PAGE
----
By Derek Brown, Creative Director, Jennifer Connelly Public Relations

When it comes to music, technology begets adaptation. For years there was only one medium – vinyl. Purchasing and owning records was an experience that defined the listener. If you wanted the new album by a particular artist, it required going to the record store, bringing it home and adding it to a collection on a shelf. Our records became a window to our characters and preferences, as shelves in our homes filled and painted a picture of the listener based on the artists and albums they kept.

These collections unintentionally created data mining in the minds of friends and visitors. We looked at the albums that a person had and created perceptions based on their music preferences to shape a persona about the listener. Someone whose shelves were stocked with records from The Doobie Brothers or Eric Clapton clearly had to possess a completely different set of values and personality traits than someone whose shelves were filled with the works of Beethoven or Verdi.

But technology moved forward with ways to purchase and listen to music that was supposedly better, faster and cheaper. CDs became the standard and record stores needed to adapt to accommodate new packages. Then the iPod came along and entire music collections could be kept in a device smaller than a deck of cards. Sales of music downloads soared as many stores that once thrived on selling vinyl records closed their doors. Listeners adapted, with many discarding their turntables and record collections for newer formats.

But then something funny happened. Spurred by a small movement of purists, who believed that the sound of vinyl was far superior to digital mediums, records did not go away. In fact vinyl sales are now outpacing sales of digital formats, and while many are quick to purchase high-end CD players and MP3 docks, turntables are quietly also experiencing a resurgence with sales anticipated to grow 40 percent in the coming year.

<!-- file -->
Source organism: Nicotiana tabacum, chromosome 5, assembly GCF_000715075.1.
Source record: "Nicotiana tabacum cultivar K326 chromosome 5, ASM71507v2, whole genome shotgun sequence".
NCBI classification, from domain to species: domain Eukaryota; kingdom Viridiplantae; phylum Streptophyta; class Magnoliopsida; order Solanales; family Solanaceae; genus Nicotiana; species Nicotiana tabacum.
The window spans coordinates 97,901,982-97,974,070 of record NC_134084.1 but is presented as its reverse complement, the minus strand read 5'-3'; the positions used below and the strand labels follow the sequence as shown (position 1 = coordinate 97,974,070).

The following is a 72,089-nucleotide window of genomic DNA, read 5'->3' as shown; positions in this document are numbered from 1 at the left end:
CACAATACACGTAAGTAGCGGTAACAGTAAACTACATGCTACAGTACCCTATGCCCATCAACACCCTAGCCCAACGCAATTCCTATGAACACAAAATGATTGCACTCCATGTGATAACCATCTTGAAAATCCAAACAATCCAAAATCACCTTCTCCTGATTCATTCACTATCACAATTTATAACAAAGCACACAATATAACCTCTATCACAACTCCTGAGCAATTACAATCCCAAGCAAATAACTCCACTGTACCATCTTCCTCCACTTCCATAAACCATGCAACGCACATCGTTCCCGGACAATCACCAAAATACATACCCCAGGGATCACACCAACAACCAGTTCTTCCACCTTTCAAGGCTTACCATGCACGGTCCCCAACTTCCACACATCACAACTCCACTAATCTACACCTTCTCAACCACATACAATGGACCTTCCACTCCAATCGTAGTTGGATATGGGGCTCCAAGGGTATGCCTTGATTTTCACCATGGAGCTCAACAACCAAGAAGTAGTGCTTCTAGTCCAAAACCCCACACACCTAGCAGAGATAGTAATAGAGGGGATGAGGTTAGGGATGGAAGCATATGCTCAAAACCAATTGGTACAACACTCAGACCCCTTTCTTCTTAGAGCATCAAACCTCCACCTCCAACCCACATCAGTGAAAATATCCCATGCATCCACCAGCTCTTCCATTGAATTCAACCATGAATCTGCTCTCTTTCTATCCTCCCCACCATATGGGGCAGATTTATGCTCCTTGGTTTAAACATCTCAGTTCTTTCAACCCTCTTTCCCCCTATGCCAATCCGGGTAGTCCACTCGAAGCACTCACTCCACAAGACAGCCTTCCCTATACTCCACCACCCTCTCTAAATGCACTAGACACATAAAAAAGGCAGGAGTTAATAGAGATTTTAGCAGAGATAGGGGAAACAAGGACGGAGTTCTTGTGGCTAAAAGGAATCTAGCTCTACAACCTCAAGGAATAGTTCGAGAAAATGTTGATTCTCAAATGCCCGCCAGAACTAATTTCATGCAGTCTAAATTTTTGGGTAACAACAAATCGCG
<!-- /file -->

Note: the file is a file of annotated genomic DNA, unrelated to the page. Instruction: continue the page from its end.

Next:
Sales of vinyl aren’t growing slowly every year; they are growing in exponential numbers – up 19 percent just last year alone. Those figures cannot be ignored and neither can the fact that 81 percent of purchasers fell below the age of 35 – those most likely to be perceived as the digital generation.

You don’t have to be in the music business to understand the parallel between record sales and the evolution of communications. Social media has become the CD or MP3 of the communications world. Gaudy and growing user bases of Twitter, Facebook and Pinterest unfortunately give marketers the illusion that every conversation is taking place about their brands in those channels.

The reality, though, is quite the opposite. Research from the Keller Fay Group found that only seven percent of word of mouth conversations about brands happen online. Meanwhile, 91 percent of purchase decisions happen through face-to-face conversations.

While social media should not be ignored in a communications strategy, marketers must realize its place in the purchase decision universe. Social media should complement, rather than drive, tactics that engage audiences and drive real-world conversations.

Every aspect of vinyl creates an experience – from the flipping through albums in the store, to carrying it home, reading the liner notes and eventually placing it on a shelf as part of a collection. These are long-tail experiences that build loyalty to both the artist and the medium. For brands, this means understanding the experiences and conversations that define their audiences and implementing tactics that foster deeper engagement across every communications channel.

Follow Jennifer Connelly Public Relations @JCPR and Derek Brown on Twitter @NJDerek!